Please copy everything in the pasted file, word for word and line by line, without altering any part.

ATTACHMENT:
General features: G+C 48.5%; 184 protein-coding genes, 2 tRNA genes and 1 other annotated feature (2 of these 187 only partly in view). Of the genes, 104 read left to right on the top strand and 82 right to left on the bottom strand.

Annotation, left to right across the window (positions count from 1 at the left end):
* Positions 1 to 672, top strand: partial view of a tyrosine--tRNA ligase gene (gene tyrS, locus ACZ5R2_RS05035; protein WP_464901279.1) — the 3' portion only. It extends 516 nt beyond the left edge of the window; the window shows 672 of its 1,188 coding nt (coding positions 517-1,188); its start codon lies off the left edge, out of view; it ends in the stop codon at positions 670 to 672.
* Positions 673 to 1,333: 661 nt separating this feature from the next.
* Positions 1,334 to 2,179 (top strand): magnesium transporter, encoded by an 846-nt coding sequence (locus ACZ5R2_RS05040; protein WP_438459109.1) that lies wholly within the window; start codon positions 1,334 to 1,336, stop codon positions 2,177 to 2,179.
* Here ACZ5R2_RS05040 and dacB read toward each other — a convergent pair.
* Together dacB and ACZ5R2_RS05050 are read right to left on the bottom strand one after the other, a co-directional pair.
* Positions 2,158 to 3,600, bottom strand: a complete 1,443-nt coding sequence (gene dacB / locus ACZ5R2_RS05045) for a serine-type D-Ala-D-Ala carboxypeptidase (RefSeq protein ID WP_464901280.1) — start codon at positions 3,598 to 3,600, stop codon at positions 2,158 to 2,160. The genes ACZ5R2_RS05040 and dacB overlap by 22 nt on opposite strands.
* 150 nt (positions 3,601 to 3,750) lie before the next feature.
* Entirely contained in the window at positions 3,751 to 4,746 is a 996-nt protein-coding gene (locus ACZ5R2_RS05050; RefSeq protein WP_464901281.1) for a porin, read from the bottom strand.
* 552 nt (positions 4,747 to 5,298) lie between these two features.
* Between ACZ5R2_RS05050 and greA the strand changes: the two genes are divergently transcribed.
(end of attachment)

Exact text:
General features: G+C 48.5%; 184 protein-coding genes, 2 tRNA genes and 1 other annotated feature (2 of these 187 only partly in view). Of the genes, 104 read left to right on the top strand and 82 right to left on the bottom strand.

Annotation, left to right across the window (positions count from 1 at the left end):
* Positions 1 to 672, top strand: partial view of a tyrosine--tRNA ligase gene (gene tyrS, locus ACZ5R2_RS05035; protein WP_464901279.1) — the 3' portion only. It extends 516 nt beyond the left edge of the window; the window shows 672 of its 1,188 coding nt (coding positions 517-1,188); its start codon lies off the left edge, out of view; it ends in the stop codon at positions 670 to 672.
* Positions 673 to 1,333: 661 nt separating this feature from the next.
* Positions 1,334 to 2,179 (top strand): magnesium transporter, encoded by an 846-nt coding sequence (locus ACZ5R2_RS05040; protein WP_438459109.1) that lies wholly within the window; start codon positions 1,334 to 1,336, stop codon positions 2,177 to 2,179.
* Here ACZ5R2_RS05040 and dacB read toward each other — a convergent pair.
* Together dacB and ACZ5R2_RS05050 are read right to left on the bottom strand one after the other, a co-directional pair.
* Positions 2,158 to 3,600, bottom strand: a complete 1,443-nt coding sequence (gene dacB / locus ACZ5R2_RS05045) for a serine-type D-Ala-D-Ala carboxypeptidase (RefSeq protein ID WP_464901280.1) — start codon at positions 3,598 to 3,600, stop codon at positions 2,158 to 2,160. The genes ACZ5R2_RS05040 and dacB overlap by 22 nt on opposite strands.
* 150 nt (positions 3,601 to 3,750) lie before the next feature.
* Entirely contained in the window at positions 3,751 to 4,746 is a 996-nt protein-coding gene (locus ACZ5R2_RS05050; RefSeq protein WP_464901281.1) for a porin, read from the bottom strand.
* 552 nt (positions 4,747 to 5,298) lie between these two features.
* Between ACZ5R2_RS05050 and greA the strand changes: the two genes are divergently transcribed.